cover image The Avalanche Path in Summer

The Avalanche Path in Summer

Susan Tichy. Ahsahta, $18 (128p) ISBN 978-1-934103-85-2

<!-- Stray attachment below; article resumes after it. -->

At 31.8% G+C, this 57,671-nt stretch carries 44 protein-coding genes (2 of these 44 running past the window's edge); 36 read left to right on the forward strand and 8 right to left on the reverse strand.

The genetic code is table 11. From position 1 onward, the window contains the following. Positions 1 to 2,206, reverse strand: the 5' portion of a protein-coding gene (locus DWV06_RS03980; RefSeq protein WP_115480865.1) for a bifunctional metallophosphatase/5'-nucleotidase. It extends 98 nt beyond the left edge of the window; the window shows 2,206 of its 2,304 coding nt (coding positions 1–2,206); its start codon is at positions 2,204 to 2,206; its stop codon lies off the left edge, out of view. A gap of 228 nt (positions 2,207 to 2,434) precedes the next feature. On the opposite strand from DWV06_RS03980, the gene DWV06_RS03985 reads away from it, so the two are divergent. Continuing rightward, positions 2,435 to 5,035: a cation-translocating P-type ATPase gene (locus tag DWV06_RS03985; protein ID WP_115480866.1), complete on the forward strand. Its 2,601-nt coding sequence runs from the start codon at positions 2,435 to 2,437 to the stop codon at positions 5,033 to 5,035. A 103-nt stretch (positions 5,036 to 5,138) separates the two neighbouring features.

In her third collection, Tichy (Trafficke) offers an homage to both the literature of mountaineering and the poet’s beloved Colorado Sange de Cristo Mountains: “the ‘perfectly transparent story’/ of a fault-block uplift range, two to three miles/ above sea-level.” Analogies and dialectical relations between hiking and reading or writing accrete. “For a mountain can take you// Out of yourself, or in,” as both exterior and interior realms (“Which is self/ Which is world,”) disclose the histories of their making and their delineation. The book’s signature rhetorical device is the switchback: “devote the day to surviving the mountain/ (that’s meant to say surveying, sorry).” The poet juxtaposes her own phrases and narratives alongside fragments from British sources such as John Ruskin, Nan Shepherd, and Robert Macfarlane, and lines of Chinese poetry in the Daoist and Buddhist traditions. While its syncretism may recall Gary Snyder, this book privileges body over text, “One foot/ in front of the other foot, crossing the force// of stunted bristlecone.” The poem functions as a seismograph, as if both the terrain and the human body that scrabbles over its surfaces and missteps occasionally (“Palm-path-pain/ step-stop-stipple,”) are as fragile and as contingent as the pages we hold in our hands, “memorizing the slope like a book I know/ will burn.” (Jan.)